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Natural Beauty

Art Review


Published October 12, 2005 at 4:00 a.m.

EXHIBIT:"Sally Sweetland: Patches of Sunlight and Hope," paintings. West Branch Gallery & Sculpture Park, Stowe. Through October 29.

ARTWORK"Fabric of Life" by Sally Sweetland

While some artists seem to paint the same picture over and over again, perhaps trying to create a recognizable style, Waitsfield painter Sally Sweetland is aesthetically restless. Her exhibition of more than 30 oil-on-linen works at Stowe's West Branch Gallery & Sculpture Park evidences a dazzling array of painterly approaches. The diversity of Sweetland's show, entitled "Patches of Sunlight and Hope," is at first a little jarring, but ultimately it reveals conceptual complexity, nods to art history and a full spectrum of beautifully composed hues. The cumulative effect of Sweetland's paintings is as rich as the natural world to which they frequently refer.

"Secret Waterfall," dating from 1998, is the oldest piece in the show and clearly reveals Sweetland's landscapist roots. Cloudy, coppery patches dance across the canvas, but the composition of naturalistic colors such as lush greens and blues suggest land and sky. Silvery gray and whites obliquely indicate Sweetland's vaguely captured sky and stream.

"Skipped Stones" appears to be influenced by Monet's "Water Lilies." The 52-by-48-inch oil is a vertical Z-shaped composition with a central ribbon of light values flanked by deep bends of highly saturated terre verte and ultramarine. Details in the painting are little more than gestural dabs and scumbling.

"Secret Waterfall" and "Skipped Stones" imply water, but other paintings have no subject matter other than what Sweetland suggests with pigment. "Breakthrough Blue" includes abstract-expressionist, solidified paint drips and non-referential patches of cool color, from deep indigo to powdery turquoise, lilac and pale olive green.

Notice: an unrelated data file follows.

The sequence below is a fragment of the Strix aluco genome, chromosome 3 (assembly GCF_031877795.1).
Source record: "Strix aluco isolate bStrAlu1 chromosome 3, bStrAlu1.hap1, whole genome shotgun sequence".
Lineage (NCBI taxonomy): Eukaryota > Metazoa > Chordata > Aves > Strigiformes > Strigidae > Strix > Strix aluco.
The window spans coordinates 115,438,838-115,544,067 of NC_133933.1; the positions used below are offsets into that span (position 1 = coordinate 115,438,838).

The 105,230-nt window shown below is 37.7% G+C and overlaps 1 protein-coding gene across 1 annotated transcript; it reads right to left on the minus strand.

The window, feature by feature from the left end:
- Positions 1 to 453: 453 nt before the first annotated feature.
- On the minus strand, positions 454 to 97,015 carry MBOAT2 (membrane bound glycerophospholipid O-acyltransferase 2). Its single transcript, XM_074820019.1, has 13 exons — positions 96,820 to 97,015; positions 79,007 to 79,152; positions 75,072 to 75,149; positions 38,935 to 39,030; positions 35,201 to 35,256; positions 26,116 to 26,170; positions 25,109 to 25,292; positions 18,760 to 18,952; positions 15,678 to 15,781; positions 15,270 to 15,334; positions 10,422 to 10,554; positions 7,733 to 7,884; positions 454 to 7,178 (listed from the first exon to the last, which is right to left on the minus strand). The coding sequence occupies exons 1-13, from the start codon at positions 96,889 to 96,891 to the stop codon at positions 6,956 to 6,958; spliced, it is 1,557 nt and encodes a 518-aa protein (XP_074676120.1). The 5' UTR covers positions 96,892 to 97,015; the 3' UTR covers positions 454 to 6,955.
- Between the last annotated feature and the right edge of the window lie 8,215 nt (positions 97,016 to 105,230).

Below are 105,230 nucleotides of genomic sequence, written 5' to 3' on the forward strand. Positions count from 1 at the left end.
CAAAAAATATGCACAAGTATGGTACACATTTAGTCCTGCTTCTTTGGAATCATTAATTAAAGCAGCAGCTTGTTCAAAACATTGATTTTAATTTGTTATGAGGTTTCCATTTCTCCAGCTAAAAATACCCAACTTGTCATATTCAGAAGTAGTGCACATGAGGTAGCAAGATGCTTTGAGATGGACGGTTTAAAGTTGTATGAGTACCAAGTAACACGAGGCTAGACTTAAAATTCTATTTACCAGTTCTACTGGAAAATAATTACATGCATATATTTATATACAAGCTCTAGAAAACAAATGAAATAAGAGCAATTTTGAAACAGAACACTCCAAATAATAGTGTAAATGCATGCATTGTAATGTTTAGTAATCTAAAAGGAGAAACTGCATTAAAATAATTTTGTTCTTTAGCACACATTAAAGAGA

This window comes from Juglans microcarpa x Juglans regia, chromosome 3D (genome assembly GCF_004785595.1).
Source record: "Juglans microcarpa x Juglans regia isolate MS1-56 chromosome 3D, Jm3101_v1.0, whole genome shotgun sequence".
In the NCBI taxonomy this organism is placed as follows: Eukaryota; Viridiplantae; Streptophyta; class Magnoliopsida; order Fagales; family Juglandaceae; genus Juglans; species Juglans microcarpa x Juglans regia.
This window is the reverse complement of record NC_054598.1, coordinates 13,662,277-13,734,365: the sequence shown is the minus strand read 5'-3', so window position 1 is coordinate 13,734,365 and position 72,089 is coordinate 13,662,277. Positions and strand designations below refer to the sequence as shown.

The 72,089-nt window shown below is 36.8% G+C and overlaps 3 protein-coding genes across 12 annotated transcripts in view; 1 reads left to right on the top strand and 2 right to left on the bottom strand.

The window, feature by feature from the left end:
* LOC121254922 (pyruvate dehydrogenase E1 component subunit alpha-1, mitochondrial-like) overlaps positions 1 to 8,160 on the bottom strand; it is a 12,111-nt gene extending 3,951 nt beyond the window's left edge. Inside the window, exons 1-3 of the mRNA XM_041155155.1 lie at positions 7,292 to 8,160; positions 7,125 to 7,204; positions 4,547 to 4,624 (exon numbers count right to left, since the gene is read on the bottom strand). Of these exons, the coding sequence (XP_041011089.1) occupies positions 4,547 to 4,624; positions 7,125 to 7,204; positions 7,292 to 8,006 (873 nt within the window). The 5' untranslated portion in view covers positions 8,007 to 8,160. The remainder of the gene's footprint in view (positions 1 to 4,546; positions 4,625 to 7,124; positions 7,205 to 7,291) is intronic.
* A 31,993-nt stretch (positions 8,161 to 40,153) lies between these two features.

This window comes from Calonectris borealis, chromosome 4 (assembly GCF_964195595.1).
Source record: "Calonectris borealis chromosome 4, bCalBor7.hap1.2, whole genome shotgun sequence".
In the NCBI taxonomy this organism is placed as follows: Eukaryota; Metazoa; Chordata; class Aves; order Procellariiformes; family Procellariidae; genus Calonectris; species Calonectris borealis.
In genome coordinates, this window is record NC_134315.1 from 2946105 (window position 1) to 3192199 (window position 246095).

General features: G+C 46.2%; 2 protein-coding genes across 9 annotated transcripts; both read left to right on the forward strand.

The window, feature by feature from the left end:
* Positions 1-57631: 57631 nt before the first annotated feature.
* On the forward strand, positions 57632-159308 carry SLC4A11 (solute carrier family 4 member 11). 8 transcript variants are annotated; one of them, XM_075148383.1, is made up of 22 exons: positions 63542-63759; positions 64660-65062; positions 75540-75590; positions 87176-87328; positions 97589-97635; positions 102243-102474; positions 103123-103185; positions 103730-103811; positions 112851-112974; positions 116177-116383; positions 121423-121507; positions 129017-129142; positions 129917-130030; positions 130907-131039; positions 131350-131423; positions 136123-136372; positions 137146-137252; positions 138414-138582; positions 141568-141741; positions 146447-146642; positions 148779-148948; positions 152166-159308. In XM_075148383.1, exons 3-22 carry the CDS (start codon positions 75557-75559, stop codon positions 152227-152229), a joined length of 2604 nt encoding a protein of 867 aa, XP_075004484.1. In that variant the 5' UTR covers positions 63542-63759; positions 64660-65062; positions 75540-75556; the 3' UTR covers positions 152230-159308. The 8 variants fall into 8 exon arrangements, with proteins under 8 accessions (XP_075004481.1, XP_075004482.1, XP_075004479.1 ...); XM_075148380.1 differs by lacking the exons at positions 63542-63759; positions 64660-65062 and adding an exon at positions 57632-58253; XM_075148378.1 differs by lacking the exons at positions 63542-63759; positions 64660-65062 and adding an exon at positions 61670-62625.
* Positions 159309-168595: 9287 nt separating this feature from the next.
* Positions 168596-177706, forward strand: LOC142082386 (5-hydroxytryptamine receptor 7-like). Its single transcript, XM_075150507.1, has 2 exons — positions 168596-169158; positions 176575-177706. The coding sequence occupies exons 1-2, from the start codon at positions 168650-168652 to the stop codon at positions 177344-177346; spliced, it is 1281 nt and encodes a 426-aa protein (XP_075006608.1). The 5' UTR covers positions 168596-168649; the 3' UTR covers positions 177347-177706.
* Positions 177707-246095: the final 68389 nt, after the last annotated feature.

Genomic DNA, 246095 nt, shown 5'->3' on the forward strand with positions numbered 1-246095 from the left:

"Raindance" has a similar harmony, but a subtly defined, looped infinity symbol appears in the upper right. Sweetland's introduction of readable figures in a few pieces is a departure from her more ethereal works. However, considering that she earned a Master's degree in architecture from M.I.T., Sweetland's tendency to transition from wholly abstract to somewhat concrete -- from right brain to left brain, as it were -- seems completely natural.

The softly defined squares of "Birthday Party" are sited on a latticework of lime-green, 30-degree diagonals, and are invaded by a block of creamy horizontal lines in the upper left of the painting. Many of the diagonal squares are seemingly stamped with concentric circles, a technique that doesn't appear in any other works. Similarly, the warmly hued "Dance Floor" is the only painting here featuring extensive palette-knife work.

In the 42-by-38-inch "Fabric of Life," Sweetland successfully integrates a patchwork of techniques. Yellow drips appear in a stain-painted, purple square at the lower left of the painting. A few curved lines reminiscent of primitive pictoglyphs appear at the upper center. And nearly every hue found elsewhere in the show is reprised within this work. For an image in which Sweetland seems to gather all the threads of her aesthetic journey on a single canvas, the title "Fabric of Life" is apt. And the warm colors and poetic abstractions dominating this show justify its title, "Patches of Sunlight and Hope."